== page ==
Over the past fifteen years, governments have been seen only taking the responsibility of formulating and implementing strategies aimed at ensuring that all children are enrolled in schools. Despite significant progress in getting more girls and boys into school, the most pertinent question is whether children who are able to access schools are also acquiring the skills that will equip them to lead productive and meaningful lives. Although most developing countries have introduced national examinations and/or assessments to measure children’s progress in learning and some also participate in regional or international assessments, these assessments have not generated the same level of accountability for learning as there has been for enrolment.
Keeping this in mind, another model of assessment—which is led by citizens rather than governments in 9 countries, done in households rather than schools, and which measures whether or not children have mastered the fundamental building blocks for learning—is helping to fill existing gaps in accountability for learning outcomes.
In highlighting the severity of learning crisis in children’s foundational skills, citizen-led assessments such as Annual Status of Education Report (ASER) in Pakistan will help to ensure that the Post-2015 SDGs do not repeat the mistake of the Millennium Development Goals (MDGs) and assume that access and completion of primary and lower secondary would lead to learning (Results for Development, 2015). As the data is collected at the household-level, they have made an important contribution to better measuring and understanding gaps in equitable learning that otherwise would go unnoticed and also have reached out to the most marginalized segments of the society. The empirical study conducted by using ASER data set and presented at the UKFIET Conference in September 2015 demonstrated the impact of wealth status of households on the learning levels of children and thus leading to growing inequalities.
Stark Differences in Enrollment and Learning
The ASER Pakistan (2012, 2013 and 2014) data set highlights the appalling access and gender disparities created in terms of enrollment and learning levels because of differences in wealth status. Talking in terms of access, a large proportion of households were not able to send their children to schools at all because of poverty. The results reveal that the richest quartile has the highest percentage of children enrolled (85%) whereas the poorest quartile has the lowest enrollment rate (59%). A strong correlation between wealth and enrollment is established as we move along the wealth index. Moreover, males and females belonging to the poorest quartile are particularly disadvantaged depicted by the lowest enrollment rates. The highest enrollment of males and females is again in the richest quartile (87% and 83% respectively). The most alarming trend is that of female’s enrollment which not only decreases across all quartiles but also is lower than the enrollment rate of male population.
The data further reveals that the poorest quartile has the highest level of children enrolled in government schools (77%), whereas the remaining 19% of the children are enrolled in private sector schools. On the other hand, the richest quartile has the highest number of children enrolled in private schools (53%) and the lowest percentage of children in government schools (46%). Wealth is thus found to be influencing the type of school chosen by households. Though a number of low fee private schools exist in the country, they are still more expensive than their public counterparts and thus are not affordable for all income quartiles.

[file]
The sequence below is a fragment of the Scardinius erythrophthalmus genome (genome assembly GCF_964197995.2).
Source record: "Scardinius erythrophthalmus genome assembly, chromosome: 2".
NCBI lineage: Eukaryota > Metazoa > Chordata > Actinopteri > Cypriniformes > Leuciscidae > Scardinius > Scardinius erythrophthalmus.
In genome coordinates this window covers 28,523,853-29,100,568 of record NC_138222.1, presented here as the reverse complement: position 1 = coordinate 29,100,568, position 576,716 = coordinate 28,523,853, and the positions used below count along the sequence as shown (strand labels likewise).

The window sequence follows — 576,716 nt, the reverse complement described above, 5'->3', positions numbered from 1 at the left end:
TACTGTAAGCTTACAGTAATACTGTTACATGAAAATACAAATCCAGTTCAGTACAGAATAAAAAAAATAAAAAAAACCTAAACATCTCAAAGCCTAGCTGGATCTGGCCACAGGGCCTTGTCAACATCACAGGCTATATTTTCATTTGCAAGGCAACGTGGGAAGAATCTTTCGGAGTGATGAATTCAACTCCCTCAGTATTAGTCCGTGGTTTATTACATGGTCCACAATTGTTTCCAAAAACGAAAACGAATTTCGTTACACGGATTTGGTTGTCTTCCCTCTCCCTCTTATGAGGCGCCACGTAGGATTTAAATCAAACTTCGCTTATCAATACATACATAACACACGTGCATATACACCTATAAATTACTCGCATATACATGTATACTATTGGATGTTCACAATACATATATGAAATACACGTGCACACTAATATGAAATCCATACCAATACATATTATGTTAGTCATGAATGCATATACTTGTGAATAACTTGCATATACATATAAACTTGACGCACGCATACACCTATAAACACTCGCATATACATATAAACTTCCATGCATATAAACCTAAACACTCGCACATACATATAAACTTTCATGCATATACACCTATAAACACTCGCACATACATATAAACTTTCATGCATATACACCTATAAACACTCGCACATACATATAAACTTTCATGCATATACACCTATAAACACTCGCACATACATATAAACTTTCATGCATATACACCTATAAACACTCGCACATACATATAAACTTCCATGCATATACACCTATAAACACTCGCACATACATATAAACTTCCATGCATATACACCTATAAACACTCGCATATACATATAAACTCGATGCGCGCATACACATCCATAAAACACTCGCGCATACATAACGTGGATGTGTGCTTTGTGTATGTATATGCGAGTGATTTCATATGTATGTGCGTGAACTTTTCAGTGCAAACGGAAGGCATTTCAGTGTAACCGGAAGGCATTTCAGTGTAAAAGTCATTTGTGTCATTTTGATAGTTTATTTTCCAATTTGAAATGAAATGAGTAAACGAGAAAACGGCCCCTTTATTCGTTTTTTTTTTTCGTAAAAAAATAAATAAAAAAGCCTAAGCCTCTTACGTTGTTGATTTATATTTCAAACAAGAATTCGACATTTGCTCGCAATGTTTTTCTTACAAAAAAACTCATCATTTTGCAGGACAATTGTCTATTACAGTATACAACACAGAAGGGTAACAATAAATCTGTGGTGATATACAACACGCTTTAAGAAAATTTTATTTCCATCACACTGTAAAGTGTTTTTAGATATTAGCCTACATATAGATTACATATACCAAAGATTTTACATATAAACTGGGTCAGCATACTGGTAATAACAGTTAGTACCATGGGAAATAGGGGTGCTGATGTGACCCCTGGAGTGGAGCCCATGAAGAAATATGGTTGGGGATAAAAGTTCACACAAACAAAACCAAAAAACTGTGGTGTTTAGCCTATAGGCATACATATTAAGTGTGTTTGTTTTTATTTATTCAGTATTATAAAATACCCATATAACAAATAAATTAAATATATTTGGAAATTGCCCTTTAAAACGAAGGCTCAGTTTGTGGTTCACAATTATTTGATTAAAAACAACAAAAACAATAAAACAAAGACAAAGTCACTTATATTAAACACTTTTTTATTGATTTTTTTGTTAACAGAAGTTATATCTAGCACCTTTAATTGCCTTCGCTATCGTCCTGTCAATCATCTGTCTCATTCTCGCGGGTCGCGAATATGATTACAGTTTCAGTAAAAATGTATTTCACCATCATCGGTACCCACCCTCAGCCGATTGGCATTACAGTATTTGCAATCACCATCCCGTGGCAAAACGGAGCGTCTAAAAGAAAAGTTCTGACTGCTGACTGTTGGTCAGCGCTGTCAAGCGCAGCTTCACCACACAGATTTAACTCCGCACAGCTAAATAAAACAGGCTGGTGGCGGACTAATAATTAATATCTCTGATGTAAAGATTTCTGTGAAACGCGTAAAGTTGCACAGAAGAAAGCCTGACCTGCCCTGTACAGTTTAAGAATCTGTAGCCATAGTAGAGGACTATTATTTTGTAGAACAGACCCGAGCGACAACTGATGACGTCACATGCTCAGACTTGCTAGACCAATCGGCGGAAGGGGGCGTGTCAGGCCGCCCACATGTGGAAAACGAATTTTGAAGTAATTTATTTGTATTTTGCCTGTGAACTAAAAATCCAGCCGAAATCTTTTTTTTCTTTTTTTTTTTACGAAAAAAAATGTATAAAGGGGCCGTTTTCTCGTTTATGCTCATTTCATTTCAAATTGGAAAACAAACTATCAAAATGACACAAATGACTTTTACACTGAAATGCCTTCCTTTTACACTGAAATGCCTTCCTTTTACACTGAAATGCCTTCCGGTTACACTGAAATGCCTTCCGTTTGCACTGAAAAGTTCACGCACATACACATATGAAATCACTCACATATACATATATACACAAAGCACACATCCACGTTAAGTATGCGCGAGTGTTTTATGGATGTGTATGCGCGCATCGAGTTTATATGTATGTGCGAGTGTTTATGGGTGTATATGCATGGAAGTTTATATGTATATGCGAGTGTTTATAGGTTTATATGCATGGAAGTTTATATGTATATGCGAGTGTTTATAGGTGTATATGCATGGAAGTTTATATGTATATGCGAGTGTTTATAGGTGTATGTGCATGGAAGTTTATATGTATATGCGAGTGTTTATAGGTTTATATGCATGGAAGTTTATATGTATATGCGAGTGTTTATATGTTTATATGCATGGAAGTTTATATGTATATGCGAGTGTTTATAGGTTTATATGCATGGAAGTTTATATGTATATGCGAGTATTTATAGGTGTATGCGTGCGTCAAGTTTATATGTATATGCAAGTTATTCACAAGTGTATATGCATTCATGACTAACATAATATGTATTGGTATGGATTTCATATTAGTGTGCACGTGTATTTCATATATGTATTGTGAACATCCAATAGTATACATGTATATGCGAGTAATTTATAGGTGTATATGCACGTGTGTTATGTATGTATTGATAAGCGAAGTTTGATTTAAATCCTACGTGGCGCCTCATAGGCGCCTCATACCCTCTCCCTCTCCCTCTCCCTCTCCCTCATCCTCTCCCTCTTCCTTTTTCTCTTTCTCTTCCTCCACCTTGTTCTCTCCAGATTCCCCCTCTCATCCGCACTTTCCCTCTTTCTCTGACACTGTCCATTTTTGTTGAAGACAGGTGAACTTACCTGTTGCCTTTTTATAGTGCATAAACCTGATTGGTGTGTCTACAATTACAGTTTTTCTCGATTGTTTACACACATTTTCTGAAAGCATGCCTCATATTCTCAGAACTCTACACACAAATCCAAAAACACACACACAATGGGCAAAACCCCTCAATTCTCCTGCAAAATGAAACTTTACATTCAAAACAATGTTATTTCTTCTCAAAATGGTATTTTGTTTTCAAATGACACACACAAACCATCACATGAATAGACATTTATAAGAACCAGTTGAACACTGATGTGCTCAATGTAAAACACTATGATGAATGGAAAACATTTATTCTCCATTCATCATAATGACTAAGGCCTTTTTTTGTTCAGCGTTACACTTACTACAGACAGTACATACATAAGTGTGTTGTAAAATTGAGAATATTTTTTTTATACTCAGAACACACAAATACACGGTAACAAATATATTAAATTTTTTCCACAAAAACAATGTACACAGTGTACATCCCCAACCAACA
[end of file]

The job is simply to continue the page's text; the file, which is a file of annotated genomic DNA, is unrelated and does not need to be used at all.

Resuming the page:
Given the bleak picture portrayed by the disparities in enrollment according to types of schools, a similar image comes to light when the “learning levels” according to wealth status are taken into account. The learning levels of children, belonging to the richest quartile, in all three subjects (Language, English and Arithmetic) are higher than children falling in the poorest quartile. Poorest have the lowest learning levels (19% Urdu/Sindhi/Pashto, 17% English, and 16% Math) as compared to the richest (44% Urdu/Sindhi/Pashto, 43% English, and 39% Math). The households with better wealth status are able to spend significantly more on their children’s education improving their opportunities for better quality schooling as reflected by the enrollment and learning figures mentioned above.
The current education status of Pakistan as demonstrated by ASER 2014 clearly sheds light on how disparities created by differences in wealth status are jeopardizing the future of millions of children. If our objective is to educate all children, we need to challenge the existing differences and divisions in order to provide equal set of opportunities to all children of the society. Failure to address such structural disparities linked to wealth, gender, ethnicity, language, disability and other markers of disadvantage will hold back our progress towards SDG’s and fuelling wider processes of social exclusion.
The SDGs represent a critical opportunity to move our collective focus toward learning, which is the cornerstone of meaningful education. It is thereby imperative to measure learning for children early in their schooling career through a meaningful, child-friendly, participatory approach, as depicted by the model of citizen led assessments. There is a dire need to work on the use of metrics that go beyond standard income measures so that all countries converge not only in living standards but also in their global responsibilities to sustainable development.
Sehar Saeed, Program Head, ASER Pakistan. Email: email@example.com
This blog was originally posted on the NORRAG website blog
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